Wallace thus made his landfall after some eighty all-too-eventful days at sea. The sinking of the ship that had been intended to convey his collected specimens to England greatly limited his sources of ready income - but as his specimens had been insured this brought some short term relief. He did write up for publication a number of academic papers and a couple of brief works based on his travels; Palm Trees of the Amazon and Their Uses and Travels on the Amazon. His activities as a collector of Natural History specimens, and his authorship of academic papers and of his two books that were fairly well received brought him a little bit of notice in the then somewhat fashionable Natural History circles of society and, during these times he became introduced to many interested persons including one Charles Darwin.  His work in the Amazon basin having done something to establish his reputation allowed Wallace to secure a grant from the Royal Geographical Society to cover the expense of his passage to the Indonesian Archpelago where he again intended to practice as a collector of Natural History specimens. During my constant attendance at the meetings of the Zoological and Entomological Societies and visits to the insect and bird departments of the British Museum, I had obtained sufficient information to satisfy me that the very finest field for an exploring and collecting naturalist was to be found in the great Malayan Archipelago, of which just sufficient was known to prove its wonderful richness, while no part of it, with the exception of the island of Java, had been well explored as regards its natural history. Sir James Brook had recently become Rajah of Sarawak, while the numerous Dutch settlements in Celebes and the Moluccas offered great facilities for a traveller. So far as known also, the country was generally healthy, and I determined that it would be much better for me to go to such a new country than return to the Amazon, where Bates had already been successfully collecting for five years, and where I knew there was a good bird-collector who had been long at work in the upper part of the river towards the Andes.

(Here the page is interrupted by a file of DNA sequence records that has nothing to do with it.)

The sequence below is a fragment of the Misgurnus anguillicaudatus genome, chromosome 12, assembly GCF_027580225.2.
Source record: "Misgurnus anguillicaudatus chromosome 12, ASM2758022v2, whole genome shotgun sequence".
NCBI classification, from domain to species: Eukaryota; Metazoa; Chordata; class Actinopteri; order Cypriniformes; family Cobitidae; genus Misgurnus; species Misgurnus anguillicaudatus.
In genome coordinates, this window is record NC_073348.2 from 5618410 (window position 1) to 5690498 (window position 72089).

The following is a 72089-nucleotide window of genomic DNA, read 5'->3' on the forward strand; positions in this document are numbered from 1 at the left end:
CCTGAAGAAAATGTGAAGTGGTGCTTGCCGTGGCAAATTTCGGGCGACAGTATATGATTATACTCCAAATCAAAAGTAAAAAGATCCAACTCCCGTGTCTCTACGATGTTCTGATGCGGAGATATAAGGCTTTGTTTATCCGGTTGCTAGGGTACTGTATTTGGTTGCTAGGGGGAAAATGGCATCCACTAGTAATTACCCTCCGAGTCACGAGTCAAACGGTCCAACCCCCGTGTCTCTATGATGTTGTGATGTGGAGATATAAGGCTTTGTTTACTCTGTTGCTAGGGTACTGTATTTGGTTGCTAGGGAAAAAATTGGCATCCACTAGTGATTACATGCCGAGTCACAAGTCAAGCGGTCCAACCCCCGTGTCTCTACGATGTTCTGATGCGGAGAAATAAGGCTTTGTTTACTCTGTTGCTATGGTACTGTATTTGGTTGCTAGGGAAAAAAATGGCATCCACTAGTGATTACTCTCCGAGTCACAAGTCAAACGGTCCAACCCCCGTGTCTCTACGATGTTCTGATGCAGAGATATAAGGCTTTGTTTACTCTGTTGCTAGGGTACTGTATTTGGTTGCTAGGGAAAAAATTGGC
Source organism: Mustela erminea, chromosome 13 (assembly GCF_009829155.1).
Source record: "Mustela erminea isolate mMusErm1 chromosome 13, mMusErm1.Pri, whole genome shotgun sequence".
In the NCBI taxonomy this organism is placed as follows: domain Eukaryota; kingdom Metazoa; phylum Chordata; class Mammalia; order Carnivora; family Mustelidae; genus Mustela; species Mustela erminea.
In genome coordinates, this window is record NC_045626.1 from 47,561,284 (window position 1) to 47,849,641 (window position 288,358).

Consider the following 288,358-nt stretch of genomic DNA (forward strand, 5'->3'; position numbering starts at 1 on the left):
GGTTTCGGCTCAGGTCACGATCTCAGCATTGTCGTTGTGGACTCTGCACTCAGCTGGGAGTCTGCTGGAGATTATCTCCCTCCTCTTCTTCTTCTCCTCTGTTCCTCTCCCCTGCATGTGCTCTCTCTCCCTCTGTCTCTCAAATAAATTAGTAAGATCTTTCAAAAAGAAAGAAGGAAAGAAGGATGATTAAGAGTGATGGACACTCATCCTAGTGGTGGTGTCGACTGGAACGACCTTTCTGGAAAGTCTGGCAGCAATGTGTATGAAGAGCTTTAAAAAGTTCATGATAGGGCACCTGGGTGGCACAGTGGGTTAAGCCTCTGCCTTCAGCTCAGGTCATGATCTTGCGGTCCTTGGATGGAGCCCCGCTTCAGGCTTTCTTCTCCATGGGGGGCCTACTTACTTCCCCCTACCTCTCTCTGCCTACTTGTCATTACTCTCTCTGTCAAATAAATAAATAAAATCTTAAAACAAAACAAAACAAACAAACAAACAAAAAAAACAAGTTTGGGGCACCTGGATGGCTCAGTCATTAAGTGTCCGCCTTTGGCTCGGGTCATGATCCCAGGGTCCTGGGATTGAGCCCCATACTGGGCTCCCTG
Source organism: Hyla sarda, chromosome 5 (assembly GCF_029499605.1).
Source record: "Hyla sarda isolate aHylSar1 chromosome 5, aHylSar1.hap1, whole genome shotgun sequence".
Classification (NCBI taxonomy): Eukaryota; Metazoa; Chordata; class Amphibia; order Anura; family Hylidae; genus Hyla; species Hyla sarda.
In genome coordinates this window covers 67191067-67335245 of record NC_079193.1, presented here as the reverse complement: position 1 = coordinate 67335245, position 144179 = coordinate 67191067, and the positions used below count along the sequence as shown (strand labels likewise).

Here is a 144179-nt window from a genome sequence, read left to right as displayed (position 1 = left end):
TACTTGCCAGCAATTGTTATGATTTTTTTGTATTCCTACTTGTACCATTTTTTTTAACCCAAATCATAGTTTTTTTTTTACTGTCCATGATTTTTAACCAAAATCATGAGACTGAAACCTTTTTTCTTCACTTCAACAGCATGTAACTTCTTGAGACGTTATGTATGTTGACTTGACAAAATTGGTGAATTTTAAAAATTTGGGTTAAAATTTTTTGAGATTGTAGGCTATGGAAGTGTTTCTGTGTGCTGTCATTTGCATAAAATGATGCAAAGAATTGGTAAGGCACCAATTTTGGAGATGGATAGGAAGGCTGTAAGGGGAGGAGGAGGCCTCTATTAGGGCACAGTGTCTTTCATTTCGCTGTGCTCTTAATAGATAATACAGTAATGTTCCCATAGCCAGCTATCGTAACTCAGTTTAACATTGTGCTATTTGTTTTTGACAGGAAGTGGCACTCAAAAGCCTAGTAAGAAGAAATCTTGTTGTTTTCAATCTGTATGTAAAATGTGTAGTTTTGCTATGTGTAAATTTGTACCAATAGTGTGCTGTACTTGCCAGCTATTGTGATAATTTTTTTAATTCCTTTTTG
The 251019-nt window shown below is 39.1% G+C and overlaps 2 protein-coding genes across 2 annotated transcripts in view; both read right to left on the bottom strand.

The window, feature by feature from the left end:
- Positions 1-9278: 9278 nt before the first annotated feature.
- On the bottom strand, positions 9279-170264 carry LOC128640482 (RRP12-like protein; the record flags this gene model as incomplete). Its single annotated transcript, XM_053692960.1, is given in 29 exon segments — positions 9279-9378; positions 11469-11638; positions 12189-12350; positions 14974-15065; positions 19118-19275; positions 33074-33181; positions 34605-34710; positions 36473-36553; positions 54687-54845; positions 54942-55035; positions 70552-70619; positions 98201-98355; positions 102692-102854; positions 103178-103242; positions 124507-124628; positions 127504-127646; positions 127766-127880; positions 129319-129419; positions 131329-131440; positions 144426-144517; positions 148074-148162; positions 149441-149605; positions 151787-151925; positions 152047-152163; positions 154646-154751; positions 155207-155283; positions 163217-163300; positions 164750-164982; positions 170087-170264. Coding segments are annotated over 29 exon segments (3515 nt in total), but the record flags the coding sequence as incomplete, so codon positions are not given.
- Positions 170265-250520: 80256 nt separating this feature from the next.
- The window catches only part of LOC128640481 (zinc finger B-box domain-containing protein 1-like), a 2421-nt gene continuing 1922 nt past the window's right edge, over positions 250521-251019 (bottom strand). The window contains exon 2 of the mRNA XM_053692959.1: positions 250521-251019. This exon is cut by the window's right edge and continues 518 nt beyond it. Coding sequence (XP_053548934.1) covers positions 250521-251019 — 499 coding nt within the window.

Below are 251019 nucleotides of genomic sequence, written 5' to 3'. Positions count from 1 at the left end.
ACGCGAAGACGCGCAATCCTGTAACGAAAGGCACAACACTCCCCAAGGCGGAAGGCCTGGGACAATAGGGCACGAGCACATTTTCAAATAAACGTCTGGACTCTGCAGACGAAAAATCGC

New Friends Quotes Tumblr And Sayings For Girls Funny Taglog For Facebook Images Short Pictures
New Friends Quotes Tumblr And Sayings For Girls Funny Taglog For Facebook Images Short Pictures
New Friends Quotes Tumblr And Sayings For Girls Funny Taglog For Facebook Images Short Pictures
New Friends Quotes Tumblr And Sayings For Girls Funny Taglog For Facebook Images Short Pictures
New Friends Quotes Tumblr And Sayings For Girls Funny Taglog For Facebook Images Short Pictures
New Friends Quotes Tumblr And Sayings For Girls Funny Taglog For Facebook Images Short Pictures
New Friends Quotes Tumblr And Sayings For Girls Funny Taglog For Facebook Images Short Pictures
New Friends Quotes Tumblr And Sayings For Girls Funny Taglog For Facebook Images Short Pictures
New Friends Quotes Tumblr And Sayings For Girls Funny Taglog For Facebook Images Short Pictures
New Friends Quotes Tumblr And Sayings For Girls Funny Taglog For Facebook Images Short Pictures
New Friends Quotes Tumblr And Sayings For Girls Funny Taglog For Facebook Images Short Pictures